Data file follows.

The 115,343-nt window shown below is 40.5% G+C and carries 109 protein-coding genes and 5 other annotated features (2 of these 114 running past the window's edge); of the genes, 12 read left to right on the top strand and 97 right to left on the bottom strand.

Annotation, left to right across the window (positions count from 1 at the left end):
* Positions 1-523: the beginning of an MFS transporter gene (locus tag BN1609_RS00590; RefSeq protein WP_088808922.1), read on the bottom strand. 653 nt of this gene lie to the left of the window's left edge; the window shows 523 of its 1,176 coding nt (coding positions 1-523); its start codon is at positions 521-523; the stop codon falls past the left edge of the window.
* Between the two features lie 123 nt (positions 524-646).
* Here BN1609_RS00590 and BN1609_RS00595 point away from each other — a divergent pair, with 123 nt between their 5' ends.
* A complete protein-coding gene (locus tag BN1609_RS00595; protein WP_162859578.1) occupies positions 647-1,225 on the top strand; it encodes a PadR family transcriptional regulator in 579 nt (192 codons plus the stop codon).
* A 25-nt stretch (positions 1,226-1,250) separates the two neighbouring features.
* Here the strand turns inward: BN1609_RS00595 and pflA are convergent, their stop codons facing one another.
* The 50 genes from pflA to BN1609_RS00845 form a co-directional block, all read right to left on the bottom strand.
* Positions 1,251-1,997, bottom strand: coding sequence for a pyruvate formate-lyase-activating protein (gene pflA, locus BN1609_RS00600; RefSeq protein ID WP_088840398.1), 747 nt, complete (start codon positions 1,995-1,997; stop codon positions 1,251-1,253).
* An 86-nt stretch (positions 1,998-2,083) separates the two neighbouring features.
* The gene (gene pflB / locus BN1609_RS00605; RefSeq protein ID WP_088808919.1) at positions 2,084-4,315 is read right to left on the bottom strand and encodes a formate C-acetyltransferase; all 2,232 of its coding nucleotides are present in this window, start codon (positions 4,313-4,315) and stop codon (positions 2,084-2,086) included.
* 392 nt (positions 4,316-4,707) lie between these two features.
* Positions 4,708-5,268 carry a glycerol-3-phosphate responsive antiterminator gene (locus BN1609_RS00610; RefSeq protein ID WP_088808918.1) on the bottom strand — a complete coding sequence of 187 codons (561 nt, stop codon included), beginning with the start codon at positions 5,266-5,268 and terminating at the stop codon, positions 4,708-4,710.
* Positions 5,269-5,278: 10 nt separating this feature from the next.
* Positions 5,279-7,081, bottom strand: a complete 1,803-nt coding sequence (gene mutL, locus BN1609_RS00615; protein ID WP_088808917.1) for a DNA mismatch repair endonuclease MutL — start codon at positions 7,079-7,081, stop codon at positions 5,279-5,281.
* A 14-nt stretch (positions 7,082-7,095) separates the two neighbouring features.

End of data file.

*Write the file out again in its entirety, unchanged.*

The 115,343-nt window shown below is 40.5% G+C and carries 109 protein-coding genes and 5 other annotated features (2 of these 114 running past the window's edge); of the genes, 12 read left to right on the top strand and 97 right to left on the bottom strand.

Annotation, left to right across the window (positions count from 1 at the left end):
* Positions 1-523: the beginning of an MFS transporter gene (locus tag BN1609_RS00590; RefSeq protein WP_088808922.1), read on the bottom strand. 653 nt of this gene lie to the left of the window's left edge; the window shows 523 of its 1,176 coding nt (coding positions 1-523); its start codon is at positions 521-523; the stop codon falls past the left edge of the window.
* Between the two features lie 123 nt (positions 524-646).
* Here BN1609_RS00590 and BN1609_RS00595 point away from each other — a divergent pair, with 123 nt between their 5' ends.
* A complete protein-coding gene (locus tag BN1609_RS00595; protein WP_162859578.1) occupies positions 647-1,225 on the top strand; it encodes a PadR family transcriptional regulator in 579 nt (192 codons plus the stop codon).
* A 25-nt stretch (positions 1,226-1,250) separates the two neighbouring features.
* Here the strand turns inward: BN1609_RS00595 and pflA are convergent, their stop codons facing one another.
* The 50 genes from pflA to BN1609_RS00845 form a co-directional block, all read right to left on the bottom strand.
* Positions 1,251-1,997, bottom strand: coding sequence for a pyruvate formate-lyase-activating protein (gene pflA, locus BN1609_RS00600; RefSeq protein ID WP_088840398.1), 747 nt, complete (start codon positions 1,995-1,997; stop codon positions 1,251-1,253).
* An 86-nt stretch (positions 1,998-2,083) separates the two neighbouring features.
* The gene (gene pflB / locus BN1609_RS00605; RefSeq protein ID WP_088808919.1) at positions 2,084-4,315 is read right to left on the bottom strand and encodes a formate C-acetyltransferase; all 2,232 of its coding nucleotides are present in this window, start codon (positions 4,313-4,315) and stop codon (positions 2,084-2,086) included.
* 392 nt (positions 4,316-4,707) lie between these two features.
* Positions 4,708-5,268 carry a glycerol-3-phosphate responsive antiterminator gene (locus BN1609_RS00610; RefSeq protein ID WP_088808918.1) on the bottom strand — a complete coding sequence of 187 codons (561 nt, stop codon included), beginning with the start codon at positions 5,266-5,268 and terminating at the stop codon, positions 4,708-4,710.
* Positions 5,269-5,278: 10 nt separating this feature from the next.
* Positions 5,279-7,081, bottom strand: a complete 1,803-nt coding sequence (gene mutL, locus BN1609_RS00615; protein ID WP_088808917.1) for a DNA mismatch repair endonuclease MutL — start codon at positions 7,079-7,081, stop codon at positions 5,279-5,281.
* A 14-nt stretch (positions 7,082-7,095) separates the two neighbouring features.